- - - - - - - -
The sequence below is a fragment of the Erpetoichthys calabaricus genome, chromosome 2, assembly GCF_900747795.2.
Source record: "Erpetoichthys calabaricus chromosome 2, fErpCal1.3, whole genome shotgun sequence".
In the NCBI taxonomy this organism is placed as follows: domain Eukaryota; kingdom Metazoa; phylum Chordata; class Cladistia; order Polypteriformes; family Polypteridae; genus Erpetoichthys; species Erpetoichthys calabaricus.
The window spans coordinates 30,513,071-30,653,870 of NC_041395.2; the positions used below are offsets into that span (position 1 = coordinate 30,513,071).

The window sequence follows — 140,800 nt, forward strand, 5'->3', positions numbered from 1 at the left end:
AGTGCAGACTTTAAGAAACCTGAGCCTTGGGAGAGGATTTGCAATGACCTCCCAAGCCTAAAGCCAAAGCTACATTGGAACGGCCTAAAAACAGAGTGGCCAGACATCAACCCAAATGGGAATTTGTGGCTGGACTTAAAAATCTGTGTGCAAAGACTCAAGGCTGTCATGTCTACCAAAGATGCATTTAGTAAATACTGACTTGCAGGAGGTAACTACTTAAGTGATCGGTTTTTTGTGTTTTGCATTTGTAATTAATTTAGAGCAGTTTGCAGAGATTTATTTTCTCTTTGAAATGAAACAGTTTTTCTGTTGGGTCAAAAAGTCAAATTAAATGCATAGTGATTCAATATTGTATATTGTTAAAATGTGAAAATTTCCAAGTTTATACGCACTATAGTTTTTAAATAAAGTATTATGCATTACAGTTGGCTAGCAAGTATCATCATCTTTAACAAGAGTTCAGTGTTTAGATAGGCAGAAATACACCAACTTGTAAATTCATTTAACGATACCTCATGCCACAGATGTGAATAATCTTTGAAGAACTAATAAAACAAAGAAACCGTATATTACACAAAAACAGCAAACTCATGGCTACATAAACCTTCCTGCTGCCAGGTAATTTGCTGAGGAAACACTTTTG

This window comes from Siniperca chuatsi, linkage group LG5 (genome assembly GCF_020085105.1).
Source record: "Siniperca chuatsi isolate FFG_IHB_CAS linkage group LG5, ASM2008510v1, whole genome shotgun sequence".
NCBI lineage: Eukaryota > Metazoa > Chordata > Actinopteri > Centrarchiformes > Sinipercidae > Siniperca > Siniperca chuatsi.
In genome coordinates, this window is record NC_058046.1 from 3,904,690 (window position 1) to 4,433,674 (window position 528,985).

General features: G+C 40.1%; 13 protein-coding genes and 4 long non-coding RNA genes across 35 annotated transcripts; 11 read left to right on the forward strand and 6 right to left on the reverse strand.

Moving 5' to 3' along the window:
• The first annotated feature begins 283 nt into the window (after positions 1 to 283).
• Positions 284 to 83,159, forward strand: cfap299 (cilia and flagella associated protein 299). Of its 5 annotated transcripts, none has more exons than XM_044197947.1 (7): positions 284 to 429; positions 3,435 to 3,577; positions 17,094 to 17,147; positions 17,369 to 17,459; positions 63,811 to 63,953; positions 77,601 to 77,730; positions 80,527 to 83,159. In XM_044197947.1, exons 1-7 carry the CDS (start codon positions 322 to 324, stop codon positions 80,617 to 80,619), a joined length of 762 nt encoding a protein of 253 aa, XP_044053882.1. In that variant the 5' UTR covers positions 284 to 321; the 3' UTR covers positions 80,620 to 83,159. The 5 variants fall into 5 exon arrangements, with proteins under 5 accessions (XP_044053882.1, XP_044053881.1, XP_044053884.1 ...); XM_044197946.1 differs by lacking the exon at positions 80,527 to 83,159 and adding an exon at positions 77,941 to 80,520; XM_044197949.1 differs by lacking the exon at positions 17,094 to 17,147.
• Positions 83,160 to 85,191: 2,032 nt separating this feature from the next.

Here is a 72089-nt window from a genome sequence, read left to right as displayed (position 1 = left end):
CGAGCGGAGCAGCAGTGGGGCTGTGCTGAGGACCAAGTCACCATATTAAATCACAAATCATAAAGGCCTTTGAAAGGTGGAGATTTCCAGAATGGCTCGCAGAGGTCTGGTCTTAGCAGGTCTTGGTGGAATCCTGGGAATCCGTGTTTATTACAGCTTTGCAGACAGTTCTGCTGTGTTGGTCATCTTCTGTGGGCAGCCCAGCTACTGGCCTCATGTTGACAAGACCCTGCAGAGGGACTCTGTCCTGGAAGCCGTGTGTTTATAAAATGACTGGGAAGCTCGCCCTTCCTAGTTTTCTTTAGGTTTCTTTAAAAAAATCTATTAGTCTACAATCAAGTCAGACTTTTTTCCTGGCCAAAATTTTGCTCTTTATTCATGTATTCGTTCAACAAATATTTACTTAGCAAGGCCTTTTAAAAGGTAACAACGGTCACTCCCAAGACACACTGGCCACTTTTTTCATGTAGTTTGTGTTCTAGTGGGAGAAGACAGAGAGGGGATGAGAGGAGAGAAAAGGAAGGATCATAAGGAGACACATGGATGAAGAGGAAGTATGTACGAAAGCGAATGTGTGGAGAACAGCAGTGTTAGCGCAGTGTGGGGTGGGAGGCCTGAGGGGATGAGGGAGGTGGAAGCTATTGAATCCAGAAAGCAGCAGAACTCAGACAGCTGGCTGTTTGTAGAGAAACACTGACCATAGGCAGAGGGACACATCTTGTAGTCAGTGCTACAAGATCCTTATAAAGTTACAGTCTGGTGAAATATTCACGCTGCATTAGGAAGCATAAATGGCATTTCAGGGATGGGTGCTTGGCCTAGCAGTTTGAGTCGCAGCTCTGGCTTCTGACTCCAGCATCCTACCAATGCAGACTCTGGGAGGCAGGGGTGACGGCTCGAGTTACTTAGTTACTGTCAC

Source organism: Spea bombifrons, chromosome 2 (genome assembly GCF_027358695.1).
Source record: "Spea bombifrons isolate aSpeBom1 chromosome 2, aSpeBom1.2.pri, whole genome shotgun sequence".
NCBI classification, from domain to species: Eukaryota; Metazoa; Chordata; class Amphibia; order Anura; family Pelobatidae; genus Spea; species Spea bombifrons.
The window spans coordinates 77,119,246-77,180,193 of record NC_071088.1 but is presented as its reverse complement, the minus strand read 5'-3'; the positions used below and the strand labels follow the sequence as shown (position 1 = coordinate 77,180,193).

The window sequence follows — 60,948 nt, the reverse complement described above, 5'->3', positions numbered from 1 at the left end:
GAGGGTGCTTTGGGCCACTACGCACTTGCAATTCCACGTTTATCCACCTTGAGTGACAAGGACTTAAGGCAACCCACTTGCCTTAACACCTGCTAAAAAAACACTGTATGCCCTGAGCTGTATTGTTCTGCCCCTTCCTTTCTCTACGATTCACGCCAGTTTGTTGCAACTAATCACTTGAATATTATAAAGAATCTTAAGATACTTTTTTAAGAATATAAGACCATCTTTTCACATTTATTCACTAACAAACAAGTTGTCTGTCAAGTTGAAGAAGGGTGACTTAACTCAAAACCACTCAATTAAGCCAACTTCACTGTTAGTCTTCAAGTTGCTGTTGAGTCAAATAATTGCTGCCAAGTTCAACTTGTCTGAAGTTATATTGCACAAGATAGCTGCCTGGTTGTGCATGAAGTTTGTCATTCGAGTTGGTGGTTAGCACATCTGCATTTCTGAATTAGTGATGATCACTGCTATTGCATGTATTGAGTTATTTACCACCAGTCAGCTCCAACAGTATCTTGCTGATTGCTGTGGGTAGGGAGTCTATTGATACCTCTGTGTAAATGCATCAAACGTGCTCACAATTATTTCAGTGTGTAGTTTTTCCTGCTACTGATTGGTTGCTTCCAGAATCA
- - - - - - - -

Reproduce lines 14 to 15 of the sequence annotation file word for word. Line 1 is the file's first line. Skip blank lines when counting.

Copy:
• Positions 284 to 83,159, forward strand: cfap299 (cilia and flagella associated protein 299). Of its 5 annotated transcripts, none has more exons than XM_044197947.1 (7): positions 284 to 429; positions 3,435 to 3,577; positions 17,094 to 17,147; positions 17,369 to 17,459; positions 63,811 to 63,953; positions 77,601 to 77,730; positions 80,527 to 83,159. In XM_044197947.1, exons 1-7 carry the CDS (start codon positions 322 to 324, stop codon positions 80,617 to 80,619), a joined length of 762 nt encoding a protein of 253 aa, XP_044053882.1. In that variant the 5' UTR covers positions 284 to 321; the 3' UTR covers positions 80,620 to 83,159. The 5 variants fall into 5 exon arrangements, with proteins under 5 accessions (XP_044053882.1, XP_044053881.1, XP_044053884.1 ...); XM_044197946.1 differs by lacking the exon at positions 80,527 to 83,159 and adding an exon at positions 77,941 to 80,520; XM_044197949.1 differs by lacking the exon at positions 17,094 to 17,147.
• Positions 83,160 to 85,191: 2,032 nt separating this feature from the next.